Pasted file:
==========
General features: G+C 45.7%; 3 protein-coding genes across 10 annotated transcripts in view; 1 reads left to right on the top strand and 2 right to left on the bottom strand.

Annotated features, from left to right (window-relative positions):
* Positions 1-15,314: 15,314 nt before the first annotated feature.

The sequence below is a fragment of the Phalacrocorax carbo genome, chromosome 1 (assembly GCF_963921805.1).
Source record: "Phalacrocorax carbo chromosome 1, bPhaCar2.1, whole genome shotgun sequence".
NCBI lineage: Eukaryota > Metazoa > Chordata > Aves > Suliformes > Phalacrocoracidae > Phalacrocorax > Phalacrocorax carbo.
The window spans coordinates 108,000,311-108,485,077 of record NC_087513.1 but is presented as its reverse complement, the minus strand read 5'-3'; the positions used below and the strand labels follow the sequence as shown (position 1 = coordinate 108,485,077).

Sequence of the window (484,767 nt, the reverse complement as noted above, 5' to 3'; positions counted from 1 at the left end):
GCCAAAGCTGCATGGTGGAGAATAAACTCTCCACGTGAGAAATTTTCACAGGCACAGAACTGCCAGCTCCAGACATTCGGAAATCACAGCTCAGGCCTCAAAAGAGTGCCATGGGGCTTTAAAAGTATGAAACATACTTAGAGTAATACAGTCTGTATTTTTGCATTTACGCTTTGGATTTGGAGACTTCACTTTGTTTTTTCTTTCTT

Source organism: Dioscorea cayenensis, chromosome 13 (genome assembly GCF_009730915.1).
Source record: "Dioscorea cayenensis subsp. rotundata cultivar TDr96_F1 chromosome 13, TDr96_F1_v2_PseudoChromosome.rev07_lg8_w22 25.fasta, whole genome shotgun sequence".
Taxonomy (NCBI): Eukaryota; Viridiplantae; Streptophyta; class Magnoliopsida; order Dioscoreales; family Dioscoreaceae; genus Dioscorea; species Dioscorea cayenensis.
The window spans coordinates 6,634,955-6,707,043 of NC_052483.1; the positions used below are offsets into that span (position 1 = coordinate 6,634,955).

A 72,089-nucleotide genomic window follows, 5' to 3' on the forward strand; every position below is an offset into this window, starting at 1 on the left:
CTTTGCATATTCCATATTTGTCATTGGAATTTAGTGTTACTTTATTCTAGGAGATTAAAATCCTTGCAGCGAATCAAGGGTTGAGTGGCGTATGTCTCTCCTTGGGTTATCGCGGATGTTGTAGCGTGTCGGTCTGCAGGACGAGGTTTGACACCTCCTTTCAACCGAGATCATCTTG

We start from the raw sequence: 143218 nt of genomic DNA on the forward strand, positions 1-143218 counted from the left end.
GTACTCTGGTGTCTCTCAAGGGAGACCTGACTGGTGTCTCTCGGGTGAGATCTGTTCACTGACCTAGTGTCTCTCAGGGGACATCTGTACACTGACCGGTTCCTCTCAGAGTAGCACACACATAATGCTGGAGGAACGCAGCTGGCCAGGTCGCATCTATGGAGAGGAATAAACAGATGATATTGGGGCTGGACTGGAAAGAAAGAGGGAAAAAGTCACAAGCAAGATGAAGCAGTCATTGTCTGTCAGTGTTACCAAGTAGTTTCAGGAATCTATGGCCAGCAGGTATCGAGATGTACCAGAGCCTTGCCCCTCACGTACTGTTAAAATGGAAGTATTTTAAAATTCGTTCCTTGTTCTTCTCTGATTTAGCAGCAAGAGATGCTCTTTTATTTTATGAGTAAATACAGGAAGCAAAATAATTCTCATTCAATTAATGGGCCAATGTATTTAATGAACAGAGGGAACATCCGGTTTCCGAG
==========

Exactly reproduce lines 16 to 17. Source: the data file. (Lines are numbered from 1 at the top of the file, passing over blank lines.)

We start from the raw sequence: 143218 nt of genomic DNA on the forward strand, positions 1-143218 counted from the left end.
GTACTCTGGTGTCTCTCAAGGGAGACCTGACTGGTGTCTCTCGGGTGAGATCTGTTCACTGACCTAGTGTCTCTCAGGGGACATCTGTACACTGACCGGTTCCTCTCAGAGTAGCACACACATAATGCTGGAGGAACGCAGCTGGCCAGGTCGCATCTATGGAGAGGAATAAACAGATGATATTGGGGCTGGACTGGAAAGAAAGAGGGAAAAAGTCACAAGCAAGATGAAGCAGTCATTGTCTGTCAGTGTTACCAAGTAGTTTCAGGAATCTATGGCCAGCAGGTATCGAGATGTACCAGAGCCTTGCCCCTCACGTACTGTTAAAATGGAAGTATTTTAAAATTCGTTCCTTGTTCTTCTCTGATTTAGCAGCAAGAGATGCTCTTTTATTTTATGAGTAAATACAGGAAGCAAAATAATTCTCATTCAATTAATGGGCCAATGTATTTAATGAACAGAGGGAACATCCGGTTTCCGAG